The opinion of the court was delivered by: Royce C. Lamberth, United States District Judge
This comes before the Court on Chevron's motion for summary judgment , the Department of Interior's opposition and cross-motion for summary judgment , Chevron's response [19/20], and Interior's reply .
Before the natural gas market was deregulated, companies entered into long-term fixed-price contracts for the delivery of natural gas. These contracts were employed for mineral reserves located on federal lands leased to producers ("lessees") under various federal statutes. The contracts provided that the purchasing party would either take the gas at a certain price, or pay the lessee in lieu of taking the production; this is a "take-or-pay" clause. When the market for natural gas was deregulated, the price of gas dropped below the contract price, driving many purchasers to breach their contracts or fall behind on payments under the "pay" portion of the take-or-pay clause. Many lessees and purchasers entered into settlement agreements to resolve several types of contract issues: past-pricing disputes over whether the full contract price had been paid for gas already taken, take-or-pay disputes regarding unpaid "pay" liability, and reformation of the future terms-including price-under which gas was to be taken (if at all). It is the latter that is at issue here.
The terms under which federal land is leased for mineral extraction include the payment of royalties to Interior on the minerals taken from the land. See, e.g., 30 C.F.R. § 206.152, 206.153 (requiring the payment of royalties on gross proceeds from the production of natural gas). When the settlements were first effected, Interior sought to receive a royalty on the settlement proceeds. In Independent Petroleum Ass'n of Am. v. Babbitt, 92 F.3d 1248 (D.C. Cir. 1996) ("IPAA I"), the D.C. Circuit faced a challenge to Interior's efforts to collect royalties on a settlement that was made to resolve past and future take-or-pay liability and in exchange for termination of the contract. After settlement and termination of the contract, the lessee and the purchaser severed their business relationship and the gas that had been the subject of the contract was sold entirely to third parties. IPAA I, 92 F.3d at 1254.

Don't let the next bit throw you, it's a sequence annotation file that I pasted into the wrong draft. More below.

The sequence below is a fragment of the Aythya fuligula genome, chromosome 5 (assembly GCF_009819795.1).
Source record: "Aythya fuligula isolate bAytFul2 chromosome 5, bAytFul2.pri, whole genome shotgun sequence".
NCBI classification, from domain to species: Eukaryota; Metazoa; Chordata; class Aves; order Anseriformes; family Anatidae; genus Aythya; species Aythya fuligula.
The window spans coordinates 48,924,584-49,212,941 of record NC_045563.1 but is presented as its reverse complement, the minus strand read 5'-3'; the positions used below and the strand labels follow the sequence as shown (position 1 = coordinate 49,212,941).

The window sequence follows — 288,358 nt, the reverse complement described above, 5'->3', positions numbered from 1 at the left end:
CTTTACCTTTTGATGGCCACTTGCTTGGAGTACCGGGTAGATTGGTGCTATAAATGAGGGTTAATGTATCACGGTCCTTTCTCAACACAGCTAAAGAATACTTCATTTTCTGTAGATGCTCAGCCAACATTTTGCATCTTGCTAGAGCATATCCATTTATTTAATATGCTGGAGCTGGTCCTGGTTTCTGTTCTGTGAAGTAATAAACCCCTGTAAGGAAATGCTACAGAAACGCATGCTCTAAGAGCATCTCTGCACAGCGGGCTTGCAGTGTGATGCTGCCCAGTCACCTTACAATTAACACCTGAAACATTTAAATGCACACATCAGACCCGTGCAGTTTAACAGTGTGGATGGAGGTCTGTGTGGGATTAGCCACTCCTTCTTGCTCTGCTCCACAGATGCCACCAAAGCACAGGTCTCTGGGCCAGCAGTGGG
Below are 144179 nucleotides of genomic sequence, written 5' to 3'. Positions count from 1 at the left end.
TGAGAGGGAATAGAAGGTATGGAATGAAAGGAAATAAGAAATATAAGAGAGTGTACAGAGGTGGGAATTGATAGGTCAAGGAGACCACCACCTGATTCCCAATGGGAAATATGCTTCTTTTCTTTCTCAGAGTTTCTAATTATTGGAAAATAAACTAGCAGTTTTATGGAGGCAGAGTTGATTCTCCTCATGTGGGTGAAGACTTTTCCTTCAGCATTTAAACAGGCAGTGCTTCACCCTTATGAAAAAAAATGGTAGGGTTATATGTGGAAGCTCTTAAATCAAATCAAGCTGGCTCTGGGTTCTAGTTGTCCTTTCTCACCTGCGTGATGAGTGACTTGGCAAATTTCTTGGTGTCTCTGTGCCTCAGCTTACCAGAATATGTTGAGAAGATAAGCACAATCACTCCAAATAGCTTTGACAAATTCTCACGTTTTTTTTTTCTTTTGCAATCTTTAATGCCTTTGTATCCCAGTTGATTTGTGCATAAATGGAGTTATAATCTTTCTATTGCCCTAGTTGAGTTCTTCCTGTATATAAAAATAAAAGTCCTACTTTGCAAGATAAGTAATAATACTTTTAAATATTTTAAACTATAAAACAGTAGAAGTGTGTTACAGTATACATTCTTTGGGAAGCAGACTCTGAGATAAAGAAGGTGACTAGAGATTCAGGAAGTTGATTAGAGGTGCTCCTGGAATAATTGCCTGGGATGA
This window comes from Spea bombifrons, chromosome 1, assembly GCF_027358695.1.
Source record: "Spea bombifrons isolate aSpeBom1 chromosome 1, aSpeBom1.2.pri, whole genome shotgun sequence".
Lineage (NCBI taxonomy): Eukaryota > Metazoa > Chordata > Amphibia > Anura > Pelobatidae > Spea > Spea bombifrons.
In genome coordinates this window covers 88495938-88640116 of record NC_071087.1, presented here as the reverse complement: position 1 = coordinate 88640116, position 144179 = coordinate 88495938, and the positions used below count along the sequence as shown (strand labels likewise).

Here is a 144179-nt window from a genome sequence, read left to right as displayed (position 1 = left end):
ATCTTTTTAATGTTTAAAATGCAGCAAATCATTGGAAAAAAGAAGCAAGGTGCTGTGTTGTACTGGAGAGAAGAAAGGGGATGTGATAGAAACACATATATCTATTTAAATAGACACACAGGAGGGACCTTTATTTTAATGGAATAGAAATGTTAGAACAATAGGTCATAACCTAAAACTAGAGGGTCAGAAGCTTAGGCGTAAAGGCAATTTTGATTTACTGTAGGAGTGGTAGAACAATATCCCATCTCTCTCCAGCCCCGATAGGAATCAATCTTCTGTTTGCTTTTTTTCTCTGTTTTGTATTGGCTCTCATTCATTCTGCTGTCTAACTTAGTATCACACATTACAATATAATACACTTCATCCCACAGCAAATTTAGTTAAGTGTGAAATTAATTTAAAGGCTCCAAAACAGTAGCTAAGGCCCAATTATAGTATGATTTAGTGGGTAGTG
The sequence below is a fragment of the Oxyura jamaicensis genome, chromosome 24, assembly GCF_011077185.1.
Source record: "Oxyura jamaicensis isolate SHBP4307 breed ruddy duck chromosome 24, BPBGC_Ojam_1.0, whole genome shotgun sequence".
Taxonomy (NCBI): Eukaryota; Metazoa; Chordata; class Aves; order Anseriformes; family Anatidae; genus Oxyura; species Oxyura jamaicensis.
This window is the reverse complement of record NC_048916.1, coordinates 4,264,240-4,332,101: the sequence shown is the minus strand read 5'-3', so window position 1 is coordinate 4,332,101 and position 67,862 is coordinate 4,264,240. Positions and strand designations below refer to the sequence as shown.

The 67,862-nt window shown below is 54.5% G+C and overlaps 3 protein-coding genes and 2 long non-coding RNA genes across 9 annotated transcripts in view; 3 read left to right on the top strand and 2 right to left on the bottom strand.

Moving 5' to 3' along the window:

In holding that no royalty was due on the settlement, the D.C. Circuit focused on the statutory language providing that royalties were to be based on the "`amount or value of the production' saved, removed, or sold by the lessee." Id. at 1257. It reasoned that because the payment was not tied to any production-the purchaser received no gas from the producer after the settlement was effected and the contract terminated-the settlement payment did not fall within the statutory scheme and Interior could not assess royalties on it. Unless "funds making up the payment actually pay for any gas severed from the ground," royalties are not due on the funds. Id. at 1260. Thus, IPAA I requires a nexus between a payment and the production of gas.